Trade-offs, Pros & Cons and difficult decisions.
Edited by Zkadoush - 8/13/14 at 6:09pm
When you finally have all the money to go and buy yourself a top-tier Amp, the difficulty to find the right Amp can soon take the juice out of your enthusiasm.
"To have all the money" - in my case - means 3K (I have another amount set aside for a Benchmark DAC2 D, Benchmark AHB2 and a pair of Benchmark SMS1s, if reviews for the monitors prove favorable and once more specs are provided). That rules out the most expensive flagship Amps, like Cavalli, Ray Samuels, Apex and Crayon, and leaves you with a fabulous bunch of Amps below the 3K mark, like the Auralic Taurus, Questyle CMA800R (or two), Headamp GS-XMkII, RedWine Cassabria & Bellina, and of course the mighty Violectric V281.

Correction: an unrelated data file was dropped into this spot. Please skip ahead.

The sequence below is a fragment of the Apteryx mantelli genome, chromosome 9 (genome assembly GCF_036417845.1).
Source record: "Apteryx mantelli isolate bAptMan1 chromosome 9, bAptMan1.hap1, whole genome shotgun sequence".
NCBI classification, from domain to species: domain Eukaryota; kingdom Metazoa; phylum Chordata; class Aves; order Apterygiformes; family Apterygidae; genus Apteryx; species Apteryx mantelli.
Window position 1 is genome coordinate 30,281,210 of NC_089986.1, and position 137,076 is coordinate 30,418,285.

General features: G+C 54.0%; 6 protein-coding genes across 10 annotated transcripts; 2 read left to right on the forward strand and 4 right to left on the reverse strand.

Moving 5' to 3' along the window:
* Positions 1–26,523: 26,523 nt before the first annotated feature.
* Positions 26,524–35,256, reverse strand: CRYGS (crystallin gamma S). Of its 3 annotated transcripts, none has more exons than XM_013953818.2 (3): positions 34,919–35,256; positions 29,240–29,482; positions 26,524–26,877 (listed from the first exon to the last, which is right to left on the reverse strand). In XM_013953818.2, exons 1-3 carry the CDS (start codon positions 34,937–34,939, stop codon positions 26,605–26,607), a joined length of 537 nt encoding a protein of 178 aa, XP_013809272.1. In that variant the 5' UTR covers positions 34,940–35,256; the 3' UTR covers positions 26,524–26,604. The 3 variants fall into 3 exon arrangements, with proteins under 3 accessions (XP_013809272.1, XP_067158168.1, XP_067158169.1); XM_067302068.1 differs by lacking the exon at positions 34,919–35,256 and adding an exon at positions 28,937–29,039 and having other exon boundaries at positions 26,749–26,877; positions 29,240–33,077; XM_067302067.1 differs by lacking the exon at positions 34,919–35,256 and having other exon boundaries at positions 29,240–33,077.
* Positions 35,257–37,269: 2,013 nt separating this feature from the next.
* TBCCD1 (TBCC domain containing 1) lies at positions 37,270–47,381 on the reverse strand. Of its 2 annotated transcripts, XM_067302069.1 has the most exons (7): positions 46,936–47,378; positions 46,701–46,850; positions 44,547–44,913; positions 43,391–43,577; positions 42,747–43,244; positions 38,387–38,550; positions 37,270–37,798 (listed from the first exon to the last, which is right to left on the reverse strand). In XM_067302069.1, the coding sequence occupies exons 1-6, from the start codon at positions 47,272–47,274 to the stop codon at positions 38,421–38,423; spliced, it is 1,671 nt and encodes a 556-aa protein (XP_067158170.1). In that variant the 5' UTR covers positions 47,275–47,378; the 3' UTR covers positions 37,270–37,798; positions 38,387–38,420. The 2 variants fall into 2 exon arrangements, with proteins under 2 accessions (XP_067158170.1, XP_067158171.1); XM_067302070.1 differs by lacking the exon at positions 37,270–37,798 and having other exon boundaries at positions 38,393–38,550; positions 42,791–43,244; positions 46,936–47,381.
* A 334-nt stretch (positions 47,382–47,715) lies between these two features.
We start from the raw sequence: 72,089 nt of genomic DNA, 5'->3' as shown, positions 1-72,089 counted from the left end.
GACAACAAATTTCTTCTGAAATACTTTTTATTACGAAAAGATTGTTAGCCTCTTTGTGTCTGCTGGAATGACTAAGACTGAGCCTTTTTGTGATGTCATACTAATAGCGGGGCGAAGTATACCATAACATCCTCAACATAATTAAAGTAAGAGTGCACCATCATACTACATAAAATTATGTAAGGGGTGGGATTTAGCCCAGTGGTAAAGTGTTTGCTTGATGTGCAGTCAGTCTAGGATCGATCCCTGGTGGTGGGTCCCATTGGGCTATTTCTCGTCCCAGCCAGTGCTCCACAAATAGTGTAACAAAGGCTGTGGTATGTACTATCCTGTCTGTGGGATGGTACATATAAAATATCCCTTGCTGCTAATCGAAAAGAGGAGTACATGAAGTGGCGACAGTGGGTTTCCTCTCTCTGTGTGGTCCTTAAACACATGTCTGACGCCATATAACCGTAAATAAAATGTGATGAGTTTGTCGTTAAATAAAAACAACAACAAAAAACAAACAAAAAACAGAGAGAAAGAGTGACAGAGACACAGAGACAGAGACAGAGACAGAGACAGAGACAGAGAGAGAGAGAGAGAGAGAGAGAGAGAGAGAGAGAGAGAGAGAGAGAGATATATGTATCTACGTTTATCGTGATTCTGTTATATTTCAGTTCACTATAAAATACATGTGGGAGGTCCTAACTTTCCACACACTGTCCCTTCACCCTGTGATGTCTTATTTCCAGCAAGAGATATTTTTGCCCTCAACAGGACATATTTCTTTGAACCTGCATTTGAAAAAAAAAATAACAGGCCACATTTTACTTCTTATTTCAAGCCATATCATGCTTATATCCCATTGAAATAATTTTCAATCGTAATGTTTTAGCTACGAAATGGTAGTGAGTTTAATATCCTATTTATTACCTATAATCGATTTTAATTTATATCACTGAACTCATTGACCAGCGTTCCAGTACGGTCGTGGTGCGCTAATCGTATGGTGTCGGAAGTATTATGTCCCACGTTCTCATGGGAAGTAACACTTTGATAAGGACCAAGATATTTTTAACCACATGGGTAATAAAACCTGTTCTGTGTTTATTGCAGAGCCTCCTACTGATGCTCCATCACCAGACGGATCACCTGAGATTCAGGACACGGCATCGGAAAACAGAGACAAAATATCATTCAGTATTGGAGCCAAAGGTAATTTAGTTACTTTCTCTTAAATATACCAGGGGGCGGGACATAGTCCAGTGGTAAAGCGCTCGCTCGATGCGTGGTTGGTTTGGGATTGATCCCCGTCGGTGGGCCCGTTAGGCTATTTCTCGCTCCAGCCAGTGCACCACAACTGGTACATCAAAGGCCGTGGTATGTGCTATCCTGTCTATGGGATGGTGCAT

The reality is that no Amp is absolutely perfect, in the sense that no Amp will do everything perfectly, so basically you have to work your way through a maze of trade-offs and pros and cons until you reach a conclusion and hit the buy button. Besides that, most of these Amps are relatively esoteric pieces of gear that aren't at the hifi shop around the corner, and many don't even exist before you place an order with a juicy deposit. So, not only do the real-life limitations and vicissitudes of design, implementation, cost and manufacturer's business strategies make your final decision harder, but also real-life availability conspire to rob you of your initial enthusiasm. Then there's of course the new flagship released in the midst of you having managed to narrow it down to a well reasoned shortlist, and there you go again, back into the maze of trade-offs and your checklist.